The kid twitched a mandible, sounding absurdly matter of fact. "It's ugly."

Garrus rang out a laugh despite himself. It was the truth. "You know, he wore it to the office once. I mean, that I know of, that he got away with." He shook his head, remembering. The shirt had hung off Seiuus and his wiry frame like a tacky cotton cloud. The buttons had little birds on them, something called a flamingo, and Seiuus tapped at them throughout the day, calling them 'cousin' in an affectionate tone of voice until another officer started to yell at him for it. Garrus put the shirt down abruptly. It hurt to look at it anymore. Something stung at his eyes.

"Are you shamed?"

"Stolo!"

"It's all right, Tulla." Garrus forced his eyes open and gestured at her until she stopped shaking the boy's shoulder. "He can stay with me for a little while. We can keep talking."

Stolo's mother let go, but she hesitated in the doorway. "Thank you, Garrus." A click in her throat, hesitation, confusion. "What do you recommend I do with that… thing?" She pointed at the shirt in his hands.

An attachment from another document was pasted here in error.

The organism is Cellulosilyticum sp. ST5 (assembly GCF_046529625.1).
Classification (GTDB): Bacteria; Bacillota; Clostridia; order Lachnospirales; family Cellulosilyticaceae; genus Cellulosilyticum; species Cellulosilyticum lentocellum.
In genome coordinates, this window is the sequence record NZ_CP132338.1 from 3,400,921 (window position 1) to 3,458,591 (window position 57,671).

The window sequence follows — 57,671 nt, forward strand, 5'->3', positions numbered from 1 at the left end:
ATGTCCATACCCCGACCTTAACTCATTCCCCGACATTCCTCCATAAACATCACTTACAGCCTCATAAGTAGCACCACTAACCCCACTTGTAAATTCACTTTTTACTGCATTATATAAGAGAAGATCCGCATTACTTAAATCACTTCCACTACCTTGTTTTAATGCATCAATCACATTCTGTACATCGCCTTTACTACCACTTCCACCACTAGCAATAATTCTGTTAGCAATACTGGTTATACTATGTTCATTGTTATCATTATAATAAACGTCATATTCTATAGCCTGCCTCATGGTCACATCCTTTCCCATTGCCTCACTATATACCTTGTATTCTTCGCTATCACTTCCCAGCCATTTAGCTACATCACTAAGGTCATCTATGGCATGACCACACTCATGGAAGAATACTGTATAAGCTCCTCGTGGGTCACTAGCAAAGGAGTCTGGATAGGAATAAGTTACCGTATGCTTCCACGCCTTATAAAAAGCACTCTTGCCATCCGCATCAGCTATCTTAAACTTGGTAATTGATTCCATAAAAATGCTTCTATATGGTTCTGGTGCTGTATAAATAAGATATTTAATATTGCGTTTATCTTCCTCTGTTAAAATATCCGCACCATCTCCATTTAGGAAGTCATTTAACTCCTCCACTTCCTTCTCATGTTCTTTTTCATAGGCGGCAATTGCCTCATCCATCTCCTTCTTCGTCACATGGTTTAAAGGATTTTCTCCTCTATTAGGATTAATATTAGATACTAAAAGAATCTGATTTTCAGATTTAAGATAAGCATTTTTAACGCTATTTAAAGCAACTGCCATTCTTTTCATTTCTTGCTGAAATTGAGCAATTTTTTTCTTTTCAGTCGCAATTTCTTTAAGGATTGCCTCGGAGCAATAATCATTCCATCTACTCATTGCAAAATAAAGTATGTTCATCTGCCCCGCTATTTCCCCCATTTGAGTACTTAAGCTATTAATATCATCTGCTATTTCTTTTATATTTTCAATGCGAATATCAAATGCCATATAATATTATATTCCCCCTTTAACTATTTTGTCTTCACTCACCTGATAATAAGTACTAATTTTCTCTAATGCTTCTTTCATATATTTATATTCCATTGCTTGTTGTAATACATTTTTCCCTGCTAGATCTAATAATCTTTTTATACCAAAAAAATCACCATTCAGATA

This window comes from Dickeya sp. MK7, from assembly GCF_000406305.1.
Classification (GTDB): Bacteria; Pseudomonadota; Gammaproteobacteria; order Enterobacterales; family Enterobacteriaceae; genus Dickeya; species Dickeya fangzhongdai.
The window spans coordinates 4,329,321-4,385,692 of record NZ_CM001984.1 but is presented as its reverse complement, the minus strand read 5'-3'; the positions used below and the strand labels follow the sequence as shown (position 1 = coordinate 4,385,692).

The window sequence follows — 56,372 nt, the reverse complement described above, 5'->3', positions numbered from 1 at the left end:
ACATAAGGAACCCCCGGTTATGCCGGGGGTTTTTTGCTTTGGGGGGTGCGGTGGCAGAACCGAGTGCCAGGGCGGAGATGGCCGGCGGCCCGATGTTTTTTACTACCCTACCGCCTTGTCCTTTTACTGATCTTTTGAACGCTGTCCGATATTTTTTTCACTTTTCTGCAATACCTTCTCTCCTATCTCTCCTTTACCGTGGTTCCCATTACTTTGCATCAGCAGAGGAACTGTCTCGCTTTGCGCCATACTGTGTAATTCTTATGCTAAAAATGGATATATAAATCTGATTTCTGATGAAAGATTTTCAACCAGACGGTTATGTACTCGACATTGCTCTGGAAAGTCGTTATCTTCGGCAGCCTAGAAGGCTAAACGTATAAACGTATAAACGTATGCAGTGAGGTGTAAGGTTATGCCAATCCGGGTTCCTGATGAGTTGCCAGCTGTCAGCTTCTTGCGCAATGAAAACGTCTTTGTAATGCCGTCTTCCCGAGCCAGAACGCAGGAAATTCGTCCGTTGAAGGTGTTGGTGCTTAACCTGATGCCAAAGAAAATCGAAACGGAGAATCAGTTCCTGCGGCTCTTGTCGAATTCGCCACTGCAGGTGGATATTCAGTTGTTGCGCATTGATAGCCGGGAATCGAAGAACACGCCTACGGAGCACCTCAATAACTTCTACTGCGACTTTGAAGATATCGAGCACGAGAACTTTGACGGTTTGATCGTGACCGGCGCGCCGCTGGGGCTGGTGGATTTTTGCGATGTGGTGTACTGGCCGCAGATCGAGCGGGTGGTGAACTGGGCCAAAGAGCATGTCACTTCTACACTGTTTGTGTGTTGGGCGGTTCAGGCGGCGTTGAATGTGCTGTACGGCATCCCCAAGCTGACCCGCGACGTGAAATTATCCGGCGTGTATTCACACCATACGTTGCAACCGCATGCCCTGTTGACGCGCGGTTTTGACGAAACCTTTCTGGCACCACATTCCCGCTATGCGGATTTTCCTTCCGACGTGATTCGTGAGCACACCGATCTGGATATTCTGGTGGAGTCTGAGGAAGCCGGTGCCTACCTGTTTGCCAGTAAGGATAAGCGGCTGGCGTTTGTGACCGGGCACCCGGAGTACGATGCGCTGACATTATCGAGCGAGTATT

Garrus's mandibles creaked in an honest smile. "I'll keep it, if you don't mind."

Tulla inclined her head in gratitude and left him with Stolo.

Stolo quickly wriggled his way up onto a wide container next to Garrus, plopping there and staring at him in that sharp, inquisitive way kids had. "So you are shamed."

Garrus gave him a weary look. "When you grow up, kid, you're going to learn about a thing called tact."

The boy sounded the word out, then discarded it with a shrug. "But you did everything right. It wasn't your fault. You went by the rules?"